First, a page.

Harriet Beecher Stowe and Uncle Tom’s Cabin Essay example

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Harriet Beecher Stowe and Uncle Tom’s Cabin

Harriet Beecher Stowe was born on June 14, 1811. Her father was Lyman Beecher, pastor of the Congregational Church in Harriet’s hometown of Litchfield, Connecticut. Harriet’s brother was Henry Ward Beecher who became pastor of Brooklyn’s Plymouth Church. The religious background of Harriet’s family and of New England taught Harriet several traits typical of a New Englander: theological insight, piety, and a desire to improve humanity (Columbia Electronic Library; “Biography of Harriet Beecher Stowe”).

Harriet studied and assisted as a teacher at the Western Female Institute, a school in Hartford, Connecticut, that her sister Catherine had founded. Harriet moved with her father to
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The book expressed Harriet’s anger that she had built up against slavery after years of firsthand experience with slaves. It illustrated the moral responsibility of the entire nation for the cruelty of slavery (“Biography of Harriet Beecher Stowe”).

Uncle Tom’s Cabin is written with a romantic style that was popular with Harriet’s audience. It is committed to realism, and its settings are very accurately described. In Uncle Tom’s Cabin, Harriet is able to illustrate the complexity of the culture, and her writing is detailed to the point that it even uses local dialect in the dialogue (Mark; Wells).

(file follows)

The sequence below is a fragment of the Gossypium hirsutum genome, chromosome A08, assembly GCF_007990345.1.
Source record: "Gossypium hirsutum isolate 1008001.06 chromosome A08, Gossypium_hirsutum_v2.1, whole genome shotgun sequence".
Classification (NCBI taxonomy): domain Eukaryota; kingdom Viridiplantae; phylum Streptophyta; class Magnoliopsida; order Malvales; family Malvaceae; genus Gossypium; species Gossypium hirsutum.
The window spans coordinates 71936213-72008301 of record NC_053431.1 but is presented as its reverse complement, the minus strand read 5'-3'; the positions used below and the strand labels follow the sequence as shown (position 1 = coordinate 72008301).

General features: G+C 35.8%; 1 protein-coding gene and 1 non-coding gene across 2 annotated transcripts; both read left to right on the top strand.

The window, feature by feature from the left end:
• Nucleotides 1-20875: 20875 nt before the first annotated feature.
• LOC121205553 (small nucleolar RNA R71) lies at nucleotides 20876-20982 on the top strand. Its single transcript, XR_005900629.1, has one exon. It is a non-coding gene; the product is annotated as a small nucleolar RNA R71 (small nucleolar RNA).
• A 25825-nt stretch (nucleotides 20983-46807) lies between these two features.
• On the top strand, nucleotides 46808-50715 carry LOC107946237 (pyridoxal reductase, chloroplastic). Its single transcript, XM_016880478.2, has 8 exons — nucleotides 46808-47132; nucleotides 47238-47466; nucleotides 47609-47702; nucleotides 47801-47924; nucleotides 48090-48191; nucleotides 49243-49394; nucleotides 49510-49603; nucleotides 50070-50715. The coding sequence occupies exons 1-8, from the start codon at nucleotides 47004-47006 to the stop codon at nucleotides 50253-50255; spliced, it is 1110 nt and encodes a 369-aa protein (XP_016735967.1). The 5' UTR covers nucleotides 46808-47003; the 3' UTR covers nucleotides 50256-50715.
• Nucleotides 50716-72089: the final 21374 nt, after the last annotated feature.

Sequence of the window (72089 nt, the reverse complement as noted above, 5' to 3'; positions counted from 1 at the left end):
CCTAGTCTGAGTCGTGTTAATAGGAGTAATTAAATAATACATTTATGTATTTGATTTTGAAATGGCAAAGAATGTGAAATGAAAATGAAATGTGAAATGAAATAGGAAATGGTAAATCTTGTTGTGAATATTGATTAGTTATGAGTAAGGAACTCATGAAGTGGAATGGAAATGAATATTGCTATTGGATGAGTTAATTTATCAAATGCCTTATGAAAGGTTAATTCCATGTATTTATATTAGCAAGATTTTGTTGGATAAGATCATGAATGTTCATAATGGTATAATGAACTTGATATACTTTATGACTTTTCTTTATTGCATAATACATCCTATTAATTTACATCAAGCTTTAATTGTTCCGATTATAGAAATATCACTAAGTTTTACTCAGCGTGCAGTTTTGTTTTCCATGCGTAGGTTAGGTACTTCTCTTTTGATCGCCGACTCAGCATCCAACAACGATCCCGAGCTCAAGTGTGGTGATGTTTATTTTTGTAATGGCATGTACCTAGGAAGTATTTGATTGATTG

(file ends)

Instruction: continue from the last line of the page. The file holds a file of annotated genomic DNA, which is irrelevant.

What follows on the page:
Although Harriet’s book was received with much enthusiasm, it also generated a lot of negative criticism from Southern supporters of slavery. These Southerners questioned Harriet’s credibility and the authenticity of her book. In 1853, Harriet published Keys to Uncle Tom’s Cabin. It documents Harriet’s experiences in order to fight criticisms and prove the authenticity of her book (Mark).

A literary criticism entitled “Between Rhetoric of Abolition and Feminism: Harriet Beecher Stowe’s Uncle Tom’s Cabin” investigates the writing of Uncle Tom’s Cabin as a support for the women’s rights movement in addition to the abolitionist cause. It begins by establishing that the women’s rights movement was in place and active when Harriet wrote her book. Throughout Uncle Tom’s Cabin, Harriet takes a stand for women’s rights and the place of women in

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